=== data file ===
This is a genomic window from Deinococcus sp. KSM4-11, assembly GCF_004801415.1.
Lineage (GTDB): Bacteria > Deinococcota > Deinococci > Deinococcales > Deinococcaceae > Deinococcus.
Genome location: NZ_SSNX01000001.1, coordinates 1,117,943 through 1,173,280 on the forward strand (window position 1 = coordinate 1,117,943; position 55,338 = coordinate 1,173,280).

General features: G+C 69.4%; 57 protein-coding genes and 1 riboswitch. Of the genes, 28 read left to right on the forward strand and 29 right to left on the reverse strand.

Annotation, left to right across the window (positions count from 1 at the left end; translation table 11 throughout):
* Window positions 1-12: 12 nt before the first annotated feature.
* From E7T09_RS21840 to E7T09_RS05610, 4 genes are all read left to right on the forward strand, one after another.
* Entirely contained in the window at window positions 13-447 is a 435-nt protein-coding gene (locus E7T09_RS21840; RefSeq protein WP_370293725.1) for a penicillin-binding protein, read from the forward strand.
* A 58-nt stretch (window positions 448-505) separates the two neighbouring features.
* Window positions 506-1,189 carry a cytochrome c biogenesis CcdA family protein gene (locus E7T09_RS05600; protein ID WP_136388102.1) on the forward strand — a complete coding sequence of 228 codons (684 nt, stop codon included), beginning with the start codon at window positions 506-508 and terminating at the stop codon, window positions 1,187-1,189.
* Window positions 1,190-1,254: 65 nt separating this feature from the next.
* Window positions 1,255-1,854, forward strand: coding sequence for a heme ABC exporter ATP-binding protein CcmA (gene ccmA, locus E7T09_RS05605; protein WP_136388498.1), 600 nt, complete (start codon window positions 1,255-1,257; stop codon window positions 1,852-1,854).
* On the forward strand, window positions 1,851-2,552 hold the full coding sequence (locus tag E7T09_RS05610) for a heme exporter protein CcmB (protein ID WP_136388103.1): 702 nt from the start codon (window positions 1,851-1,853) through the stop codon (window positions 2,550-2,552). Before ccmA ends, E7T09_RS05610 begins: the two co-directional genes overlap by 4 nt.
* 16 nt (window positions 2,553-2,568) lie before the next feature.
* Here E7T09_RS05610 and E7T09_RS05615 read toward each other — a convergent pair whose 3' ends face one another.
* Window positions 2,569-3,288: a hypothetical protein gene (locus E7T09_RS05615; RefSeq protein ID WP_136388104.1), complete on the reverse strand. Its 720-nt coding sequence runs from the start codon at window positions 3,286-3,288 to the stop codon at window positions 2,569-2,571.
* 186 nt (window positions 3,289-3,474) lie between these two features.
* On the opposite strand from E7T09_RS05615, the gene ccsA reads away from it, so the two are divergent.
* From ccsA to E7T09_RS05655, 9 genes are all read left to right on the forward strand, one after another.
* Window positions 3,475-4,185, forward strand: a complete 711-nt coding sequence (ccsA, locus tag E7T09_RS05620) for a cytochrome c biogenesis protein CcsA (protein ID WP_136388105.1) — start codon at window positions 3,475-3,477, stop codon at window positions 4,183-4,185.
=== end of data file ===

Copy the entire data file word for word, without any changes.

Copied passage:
This is a genomic window from Deinococcus sp. KSM4-11, assembly GCF_004801415.1.
Lineage (GTDB): Bacteria > Deinococcota > Deinococci > Deinococcales > Deinococcaceae > Deinococcus.
Genome location: NZ_SSNX01000001.1, coordinates 1,117,943 through 1,173,280 on the forward strand (window position 1 = coordinate 1,117,943; position 55,338 = coordinate 1,173,280).

General features: G+C 69.4%; 57 protein-coding genes and 1 riboswitch. Of the genes, 28 read left to right on the forward strand and 29 right to left on the reverse strand.

Annotation, left to right across the window (positions count from 1 at the left end; translation table 11 throughout):
* Window positions 1-12: 12 nt before the first annotated feature.
* From E7T09_RS21840 to E7T09_RS05610, 4 genes are all read left to right on the forward strand, one after another.
* Entirely contained in the window at window positions 13-447 is a 435-nt protein-coding gene (locus E7T09_RS21840; RefSeq protein WP_370293725.1) for a penicillin-binding protein, read from the forward strand.
* A 58-nt stretch (window positions 448-505) separates the two neighbouring features.
* Window positions 506-1,189 carry a cytochrome c biogenesis CcdA family protein gene (locus E7T09_RS05600; protein ID WP_136388102.1) on the forward strand — a complete coding sequence of 228 codons (684 nt, stop codon included), beginning with the start codon at window positions 506-508 and terminating at the stop codon, window positions 1,187-1,189.
* Window positions 1,190-1,254: 65 nt separating this feature from the next.
* Window positions 1,255-1,854, forward strand: coding sequence for a heme ABC exporter ATP-binding protein CcmA (gene ccmA, locus E7T09_RS05605; protein WP_136388498.1), 600 nt, complete (start codon window positions 1,255-1,257; stop codon window positions 1,852-1,854).
* On the forward strand, window positions 1,851-2,552 hold the full coding sequence (locus tag E7T09_RS05610) for a heme exporter protein CcmB (protein ID WP_136388103.1): 702 nt from the start codon (window positions 1,851-1,853) through the stop codon (window positions 2,550-2,552). Before ccmA ends, E7T09_RS05610 begins: the two co-directional genes overlap by 4 nt.
* 16 nt (window positions 2,553-2,568) lie before the next feature.
* Here E7T09_RS05610 and E7T09_RS05615 read toward each other — a convergent pair whose 3' ends face one another.
* Window positions 2,569-3,288: a hypothetical protein gene (locus E7T09_RS05615; RefSeq protein ID WP_136388104.1), complete on the reverse strand. Its 720-nt coding sequence runs from the start codon at window positions 3,286-3,288 to the stop codon at window positions 2,569-2,571.
* 186 nt (window positions 3,289-3,474) lie between these two features.
* On the opposite strand from E7T09_RS05615, the gene ccsA reads away from it, so the two are divergent.
* From ccsA to E7T09_RS05655, 9 genes are all read left to right on the forward strand, one after another.
* Window positions 3,475-4,185, forward strand: a complete 711-nt coding sequence (ccsA, locus tag E7T09_RS05620) for a cytochrome c biogenesis protein CcsA (protein ID WP_136388105.1) — start codon at window positions 3,475-3,477, stop codon at window positions 4,183-4,185.